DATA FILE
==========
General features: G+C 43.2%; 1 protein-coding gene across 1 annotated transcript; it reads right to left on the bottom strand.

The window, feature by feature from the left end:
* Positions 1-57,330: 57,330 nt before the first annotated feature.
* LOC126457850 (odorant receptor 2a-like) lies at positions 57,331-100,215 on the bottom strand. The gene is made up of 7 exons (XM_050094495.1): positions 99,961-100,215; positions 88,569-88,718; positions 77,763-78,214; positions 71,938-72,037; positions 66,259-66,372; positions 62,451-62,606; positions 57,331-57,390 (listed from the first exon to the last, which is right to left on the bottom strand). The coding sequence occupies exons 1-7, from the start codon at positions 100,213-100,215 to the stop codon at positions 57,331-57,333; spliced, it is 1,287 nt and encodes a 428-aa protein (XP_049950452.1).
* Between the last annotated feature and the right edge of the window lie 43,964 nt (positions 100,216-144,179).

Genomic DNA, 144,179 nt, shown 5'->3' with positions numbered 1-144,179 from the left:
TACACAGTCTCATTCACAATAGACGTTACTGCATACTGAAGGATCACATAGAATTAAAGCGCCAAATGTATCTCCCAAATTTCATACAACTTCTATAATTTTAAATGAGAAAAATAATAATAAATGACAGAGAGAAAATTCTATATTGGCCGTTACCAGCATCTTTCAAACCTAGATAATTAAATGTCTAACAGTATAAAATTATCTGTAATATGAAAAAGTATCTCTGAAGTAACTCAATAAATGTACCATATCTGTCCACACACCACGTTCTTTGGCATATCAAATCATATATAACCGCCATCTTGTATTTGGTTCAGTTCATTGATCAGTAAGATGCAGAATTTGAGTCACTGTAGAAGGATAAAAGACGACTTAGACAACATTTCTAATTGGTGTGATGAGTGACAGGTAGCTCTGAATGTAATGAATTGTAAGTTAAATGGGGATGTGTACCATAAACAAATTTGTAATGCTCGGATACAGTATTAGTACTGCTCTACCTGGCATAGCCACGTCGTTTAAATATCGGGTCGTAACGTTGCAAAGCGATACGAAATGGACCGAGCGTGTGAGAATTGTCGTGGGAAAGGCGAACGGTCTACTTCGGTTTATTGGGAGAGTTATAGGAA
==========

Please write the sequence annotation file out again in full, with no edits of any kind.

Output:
General features: G+C 43.2%; 1 protein-coding gene across 1 annotated transcript; it reads right to left on the bottom strand.

The window, feature by feature from the left end:
* Positions 1-57,330: 57,330 nt before the first annotated feature.
* LOC126457850 (odorant receptor 2a-like) lies at positions 57,331-100,215 on the bottom strand. The gene is made up of 7 exons (XM_050094495.1): positions 99,961-100,215; positions 88,569-88,718; positions 77,763-78,214; positions 71,938-72,037; positions 66,259-66,372; positions 62,451-62,606; positions 57,331-57,390 (listed from the first exon to the last, which is right to left on the bottom strand). The coding sequence occupies exons 1-7, from the start codon at positions 100,213-100,215 to the stop codon at positions 57,331-57,333; spliced, it is 1,287 nt and encodes a 428-aa protein (XP_049950452.1).
* Between the last annotated feature and the right edge of the window lie 43,964 nt (positions 100,216-144,179).

Genomic DNA, 144,179 nt, shown 5'->3' with positions numbered 1-144,179 from the left:
TACACAGTCTCATTCACAATAGACGTTACTGCATACTGAAGGATCACATAGAATTAAAGCGCCAAATGTATCTCCCAAATTTCATACAACTTCTATAATTTTAAATGAGAAAAATAATAATAAATGACAGAGAGAAAATTCTATATTGGCCGTTACCAGCATCTTTCAAACCTAGATAATTAAATGTCTAACAGTATAAAATTATCTGTAATATGAAAAAGTATCTCTGAAGTAACTCAATAAATGTACCATATCTGTCCACACACCACGTTCTTTGGCATATCAAATCATATATAACCGCCATCTTGTATTTGGTTCAGTTCATTGATCAGTAAGATGCAGAATTTGAGTCACTGTAGAAGGATAAAAGACGACTTAGACAACATTTCTAATTGGTGTGATGAGTGACAGGTAGCTCTGAATGTAATGAATTGTAAGTTAAATGGGGATGTGTACCATAAACAAATTTGTAATGCTCGGATACAGTATTAGTACTGCTCTACCTGGCATAGCCACGTCGTTTAAATATCGGGTCGTAACGTTGCAAAGCGATACGAAATGGACCGAGCGTGTGAGAATTGTCGTGGGAAAGGCGAACGGTCTACTTCGGTTTATTGGGAGAGTTATAGGAA